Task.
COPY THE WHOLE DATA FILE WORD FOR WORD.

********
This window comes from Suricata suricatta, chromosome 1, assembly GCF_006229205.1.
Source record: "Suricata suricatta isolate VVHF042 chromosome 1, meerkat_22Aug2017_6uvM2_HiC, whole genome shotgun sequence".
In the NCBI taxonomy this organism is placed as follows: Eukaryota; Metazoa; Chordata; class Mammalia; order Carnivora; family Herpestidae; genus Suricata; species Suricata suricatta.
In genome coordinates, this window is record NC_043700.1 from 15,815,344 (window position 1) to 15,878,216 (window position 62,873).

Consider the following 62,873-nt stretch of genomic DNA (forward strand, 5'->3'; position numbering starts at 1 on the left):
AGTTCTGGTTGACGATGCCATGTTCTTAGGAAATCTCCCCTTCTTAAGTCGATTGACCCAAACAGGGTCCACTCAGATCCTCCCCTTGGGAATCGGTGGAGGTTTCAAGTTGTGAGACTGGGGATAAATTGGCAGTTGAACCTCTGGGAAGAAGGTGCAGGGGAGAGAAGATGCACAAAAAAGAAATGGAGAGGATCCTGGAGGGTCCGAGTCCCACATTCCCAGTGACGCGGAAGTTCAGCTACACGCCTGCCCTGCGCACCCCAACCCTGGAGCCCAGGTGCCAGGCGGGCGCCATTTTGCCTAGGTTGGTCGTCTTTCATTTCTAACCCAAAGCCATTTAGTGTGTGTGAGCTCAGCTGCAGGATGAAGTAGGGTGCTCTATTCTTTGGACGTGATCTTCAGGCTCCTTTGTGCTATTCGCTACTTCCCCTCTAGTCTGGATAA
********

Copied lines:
This window comes from Suricata suricatta, chromosome 1, assembly GCF_006229205.1.
Source record: "Suricata suricatta isolate VVHF042 chromosome 1, meerkat_22Aug2017_6uvM2_HiC, whole genome shotgun sequence".
In the NCBI taxonomy this organism is placed as follows: Eukaryota; Metazoa; Chordata; class Mammalia; order Carnivora; family Herpestidae; genus Suricata; species Suricata suricatta.
In genome coordinates, this window is record NC_043700.1 from 15,815,344 (window position 1) to 15,878,216 (window position 62,873).

Consider the following 62,873-nt stretch of genomic DNA (forward strand, 5'->3'; position numbering starts at 1 on the left):
AGTTCTGGTTGACGATGCCATGTTCTTAGGAAATCTCCCCTTCTTAAGTCGATTGACCCAAACAGGGTCCACTCAGATCCTCCCCTTGGGAATCGGTGGAGGTTTCAAGTTGTGAGACTGGGGATAAATTGGCAGTTGAACCTCTGGGAAGAAGGTGCAGGGGAGAGAAGATGCACAAAAAAGAAATGGAGAGGATCCTGGAGGGTCCGAGTCCCACATTCCCAGTGACGCGGAAGTTCAGCTACACGCCTGCCCTGCGCACCCCAACCCTGGAGCCCAGGTGCCAGGCGGGCGCCATTTTGCCTAGGTTGGTCGTCTTTCATTTCTAACCCAAAGCCATTTAGTGTGTGTGAGCTCAGCTGCAGGATGAAGTAGGGTGCTCTATTCTTTGGACGTGATCTTCAGGCTCCTTTGTGCTATTCGCTACTTCCCCTCTAGTCTGGATAA